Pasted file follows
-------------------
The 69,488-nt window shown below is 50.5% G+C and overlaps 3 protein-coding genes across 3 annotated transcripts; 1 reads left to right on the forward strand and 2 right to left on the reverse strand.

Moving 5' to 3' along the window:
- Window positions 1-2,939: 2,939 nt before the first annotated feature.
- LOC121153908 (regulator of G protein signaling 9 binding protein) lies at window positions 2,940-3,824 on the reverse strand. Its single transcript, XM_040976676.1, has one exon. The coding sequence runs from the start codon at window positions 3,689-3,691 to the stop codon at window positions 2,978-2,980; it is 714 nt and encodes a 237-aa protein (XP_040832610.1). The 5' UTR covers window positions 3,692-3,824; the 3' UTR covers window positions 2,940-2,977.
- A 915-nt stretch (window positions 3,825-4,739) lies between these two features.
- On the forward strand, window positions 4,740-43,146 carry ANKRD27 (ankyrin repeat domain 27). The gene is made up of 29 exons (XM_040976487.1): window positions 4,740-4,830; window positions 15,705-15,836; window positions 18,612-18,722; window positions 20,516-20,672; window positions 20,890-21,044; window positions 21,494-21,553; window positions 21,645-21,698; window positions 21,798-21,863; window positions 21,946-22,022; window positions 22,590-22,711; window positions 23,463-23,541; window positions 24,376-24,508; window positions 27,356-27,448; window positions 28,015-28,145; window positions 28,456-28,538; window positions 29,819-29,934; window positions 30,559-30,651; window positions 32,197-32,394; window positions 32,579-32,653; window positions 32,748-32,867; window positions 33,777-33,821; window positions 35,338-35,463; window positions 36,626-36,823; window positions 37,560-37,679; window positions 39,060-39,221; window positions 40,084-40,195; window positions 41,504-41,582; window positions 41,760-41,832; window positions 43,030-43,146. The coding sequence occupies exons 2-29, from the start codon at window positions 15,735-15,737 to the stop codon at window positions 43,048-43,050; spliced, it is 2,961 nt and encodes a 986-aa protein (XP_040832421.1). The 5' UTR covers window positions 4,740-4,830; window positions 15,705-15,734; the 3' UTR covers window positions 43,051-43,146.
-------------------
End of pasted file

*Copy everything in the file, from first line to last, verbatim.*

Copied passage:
The 69,488-nt window shown below is 50.5% G+C and overlaps 3 protein-coding genes across 3 annotated transcripts; 1 reads left to right on the forward strand and 2 right to left on the reverse strand.

Moving 5' to 3' along the window:
- Window positions 1-2,939: 2,939 nt before the first annotated feature.
- LOC121153908 (regulator of G protein signaling 9 binding protein) lies at window positions 2,940-3,824 on the reverse strand. Its single transcript, XM_040976676.1, has one exon. The coding sequence runs from the start codon at window positions 3,689-3,691 to the stop codon at window positions 2,978-2,980; it is 714 nt and encodes a 237-aa protein (XP_040832610.1). The 5' UTR covers window positions 3,692-3,824; the 3' UTR covers window positions 2,940-2,977.
- A 915-nt stretch (window positions 3,825-4,739) lies between these two features.
- On the forward strand, window positions 4,740-43,146 carry ANKRD27 (ankyrin repeat domain 27). The gene is made up of 29 exons (XM_040976487.1): window positions 4,740-4,830; window positions 15,705-15,836; window positions 18,612-18,722; window positions 20,516-20,672; window positions 20,890-21,044; window positions 21,494-21,553; window positions 21,645-21,698; window positions 21,798-21,863; window positions 21,946-22,022; window positions 22,590-22,711; window positions 23,463-23,541; window positions 24,376-24,508; window positions 27,356-27,448; window positions 28,015-28,145; window positions 28,456-28,538; window positions 29,819-29,934; window positions 30,559-30,651; window positions 32,197-32,394; window positions 32,579-32,653; window positions 32,748-32,867; window positions 33,777-33,821; window positions 35,338-35,463; window positions 36,626-36,823; window positions 37,560-37,679; window positions 39,060-39,221; window positions 40,084-40,195; window positions 41,504-41,582; window positions 41,760-41,832; window positions 43,030-43,146. The coding sequence occupies exons 2-29, from the start codon at window positions 15,735-15,737 to the stop codon at window positions 43,048-43,050; spliced, it is 2,961 nt and encodes a 986-aa protein (XP_040832421.1). The 5' UTR covers window positions 4,740-4,830; window positions 15,705-15,734; the 3' UTR covers window positions 43,051-43,146.